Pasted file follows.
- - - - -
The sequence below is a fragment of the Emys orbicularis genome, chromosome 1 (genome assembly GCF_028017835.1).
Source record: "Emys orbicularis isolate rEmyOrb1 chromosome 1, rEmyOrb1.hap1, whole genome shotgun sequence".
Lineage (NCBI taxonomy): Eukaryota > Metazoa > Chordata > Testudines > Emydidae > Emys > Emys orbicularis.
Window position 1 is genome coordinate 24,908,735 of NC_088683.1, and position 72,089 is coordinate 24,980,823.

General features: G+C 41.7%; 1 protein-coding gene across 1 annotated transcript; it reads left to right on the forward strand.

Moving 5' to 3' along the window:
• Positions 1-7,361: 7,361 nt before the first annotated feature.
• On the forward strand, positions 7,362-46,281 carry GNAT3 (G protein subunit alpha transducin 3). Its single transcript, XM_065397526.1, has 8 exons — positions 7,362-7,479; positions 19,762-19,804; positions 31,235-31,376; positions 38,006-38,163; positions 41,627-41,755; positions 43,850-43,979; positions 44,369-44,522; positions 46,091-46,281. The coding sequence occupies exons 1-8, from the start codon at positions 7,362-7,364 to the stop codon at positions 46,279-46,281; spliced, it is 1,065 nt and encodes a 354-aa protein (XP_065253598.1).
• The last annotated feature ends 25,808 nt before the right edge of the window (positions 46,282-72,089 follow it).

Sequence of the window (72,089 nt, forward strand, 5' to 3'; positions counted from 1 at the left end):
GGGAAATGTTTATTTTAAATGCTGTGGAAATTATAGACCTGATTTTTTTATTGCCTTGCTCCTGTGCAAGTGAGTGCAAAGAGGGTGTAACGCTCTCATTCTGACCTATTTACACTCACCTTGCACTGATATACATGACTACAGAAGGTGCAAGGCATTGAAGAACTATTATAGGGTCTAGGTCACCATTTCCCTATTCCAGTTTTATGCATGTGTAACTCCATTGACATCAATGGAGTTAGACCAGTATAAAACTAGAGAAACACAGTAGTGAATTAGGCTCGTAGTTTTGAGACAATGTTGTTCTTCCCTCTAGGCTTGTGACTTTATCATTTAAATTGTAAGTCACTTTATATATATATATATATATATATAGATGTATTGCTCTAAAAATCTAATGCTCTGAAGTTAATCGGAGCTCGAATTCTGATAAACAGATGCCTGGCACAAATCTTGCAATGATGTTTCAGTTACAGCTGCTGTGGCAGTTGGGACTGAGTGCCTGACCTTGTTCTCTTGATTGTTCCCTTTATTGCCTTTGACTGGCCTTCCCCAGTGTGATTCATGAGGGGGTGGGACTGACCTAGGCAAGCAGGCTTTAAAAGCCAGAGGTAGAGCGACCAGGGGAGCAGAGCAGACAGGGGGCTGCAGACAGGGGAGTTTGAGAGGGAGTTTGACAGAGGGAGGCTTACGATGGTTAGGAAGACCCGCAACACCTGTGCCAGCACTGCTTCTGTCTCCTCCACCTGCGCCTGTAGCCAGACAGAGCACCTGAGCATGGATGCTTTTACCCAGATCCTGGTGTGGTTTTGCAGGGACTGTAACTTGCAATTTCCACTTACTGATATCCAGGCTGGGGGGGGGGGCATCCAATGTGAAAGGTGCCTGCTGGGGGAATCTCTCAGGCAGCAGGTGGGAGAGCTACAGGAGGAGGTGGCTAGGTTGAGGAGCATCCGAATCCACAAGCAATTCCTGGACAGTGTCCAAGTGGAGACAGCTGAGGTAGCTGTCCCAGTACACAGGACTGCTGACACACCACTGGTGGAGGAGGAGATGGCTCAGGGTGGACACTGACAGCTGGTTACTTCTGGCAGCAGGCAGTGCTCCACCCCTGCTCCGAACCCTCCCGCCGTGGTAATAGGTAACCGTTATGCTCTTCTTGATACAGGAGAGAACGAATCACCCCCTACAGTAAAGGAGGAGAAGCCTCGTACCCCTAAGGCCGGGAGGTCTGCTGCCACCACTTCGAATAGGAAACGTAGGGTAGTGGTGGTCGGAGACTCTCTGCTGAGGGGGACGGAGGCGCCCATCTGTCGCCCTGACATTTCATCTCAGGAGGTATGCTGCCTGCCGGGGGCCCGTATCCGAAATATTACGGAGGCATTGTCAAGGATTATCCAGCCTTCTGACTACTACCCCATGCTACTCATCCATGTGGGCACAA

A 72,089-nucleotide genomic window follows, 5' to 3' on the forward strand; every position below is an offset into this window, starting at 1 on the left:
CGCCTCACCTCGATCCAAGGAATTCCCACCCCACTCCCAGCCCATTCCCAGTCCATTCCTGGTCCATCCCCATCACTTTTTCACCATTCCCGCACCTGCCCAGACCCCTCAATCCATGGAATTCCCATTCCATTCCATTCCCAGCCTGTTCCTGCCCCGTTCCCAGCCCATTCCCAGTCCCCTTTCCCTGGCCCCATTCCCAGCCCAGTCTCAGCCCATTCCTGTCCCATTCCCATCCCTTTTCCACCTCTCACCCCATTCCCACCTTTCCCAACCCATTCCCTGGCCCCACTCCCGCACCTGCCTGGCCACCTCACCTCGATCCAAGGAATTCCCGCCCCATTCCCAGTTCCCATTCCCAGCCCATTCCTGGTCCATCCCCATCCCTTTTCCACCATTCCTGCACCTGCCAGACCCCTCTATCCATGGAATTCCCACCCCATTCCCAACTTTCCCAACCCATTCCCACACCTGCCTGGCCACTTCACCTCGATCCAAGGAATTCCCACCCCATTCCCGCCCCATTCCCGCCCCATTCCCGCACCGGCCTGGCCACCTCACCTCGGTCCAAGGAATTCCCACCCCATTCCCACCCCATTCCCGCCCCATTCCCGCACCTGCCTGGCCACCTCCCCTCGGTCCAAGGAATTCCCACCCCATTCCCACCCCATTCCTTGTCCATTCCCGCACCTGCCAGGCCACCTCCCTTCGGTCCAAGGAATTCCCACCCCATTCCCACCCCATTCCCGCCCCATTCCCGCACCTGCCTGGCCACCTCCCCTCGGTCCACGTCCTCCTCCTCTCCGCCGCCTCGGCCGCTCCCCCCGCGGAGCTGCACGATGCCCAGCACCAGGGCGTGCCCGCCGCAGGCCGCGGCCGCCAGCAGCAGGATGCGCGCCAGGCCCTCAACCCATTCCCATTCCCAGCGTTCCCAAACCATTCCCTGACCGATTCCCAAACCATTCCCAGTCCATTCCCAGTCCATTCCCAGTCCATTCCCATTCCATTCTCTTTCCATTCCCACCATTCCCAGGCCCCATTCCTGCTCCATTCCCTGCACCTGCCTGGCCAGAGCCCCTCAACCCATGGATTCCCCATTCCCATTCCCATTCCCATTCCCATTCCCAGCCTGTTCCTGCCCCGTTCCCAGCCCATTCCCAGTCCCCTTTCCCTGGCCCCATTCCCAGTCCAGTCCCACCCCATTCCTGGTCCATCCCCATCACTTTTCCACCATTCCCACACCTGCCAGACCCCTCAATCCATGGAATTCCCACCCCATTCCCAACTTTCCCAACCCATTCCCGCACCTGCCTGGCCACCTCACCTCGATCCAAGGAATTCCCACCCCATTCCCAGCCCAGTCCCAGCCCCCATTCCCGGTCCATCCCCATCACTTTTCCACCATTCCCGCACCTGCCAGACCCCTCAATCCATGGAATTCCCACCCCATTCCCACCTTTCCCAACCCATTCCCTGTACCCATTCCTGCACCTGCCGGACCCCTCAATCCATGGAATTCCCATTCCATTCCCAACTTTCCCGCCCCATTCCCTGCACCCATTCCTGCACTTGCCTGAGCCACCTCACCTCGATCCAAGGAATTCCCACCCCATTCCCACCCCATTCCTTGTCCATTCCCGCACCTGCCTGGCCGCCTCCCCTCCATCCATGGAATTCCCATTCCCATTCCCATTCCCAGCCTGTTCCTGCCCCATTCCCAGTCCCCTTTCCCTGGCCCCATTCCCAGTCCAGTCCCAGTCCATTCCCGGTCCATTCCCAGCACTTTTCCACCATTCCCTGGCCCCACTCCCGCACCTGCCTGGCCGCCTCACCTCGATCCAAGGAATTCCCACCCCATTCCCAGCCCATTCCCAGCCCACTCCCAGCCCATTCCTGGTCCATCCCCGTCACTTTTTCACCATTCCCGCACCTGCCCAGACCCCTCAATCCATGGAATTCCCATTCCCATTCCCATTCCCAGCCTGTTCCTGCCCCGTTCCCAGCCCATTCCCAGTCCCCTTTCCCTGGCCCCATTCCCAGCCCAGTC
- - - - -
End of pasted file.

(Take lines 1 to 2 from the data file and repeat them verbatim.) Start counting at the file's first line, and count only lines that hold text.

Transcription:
The sequence below is a fragment of the Emys orbicularis genome, chromosome 1 (genome assembly GCF_028017835.1).
Source record: "Emys orbicularis isolate rEmyOrb1 chromosome 1, rEmyOrb1.hap1, whole genome shotgun sequence".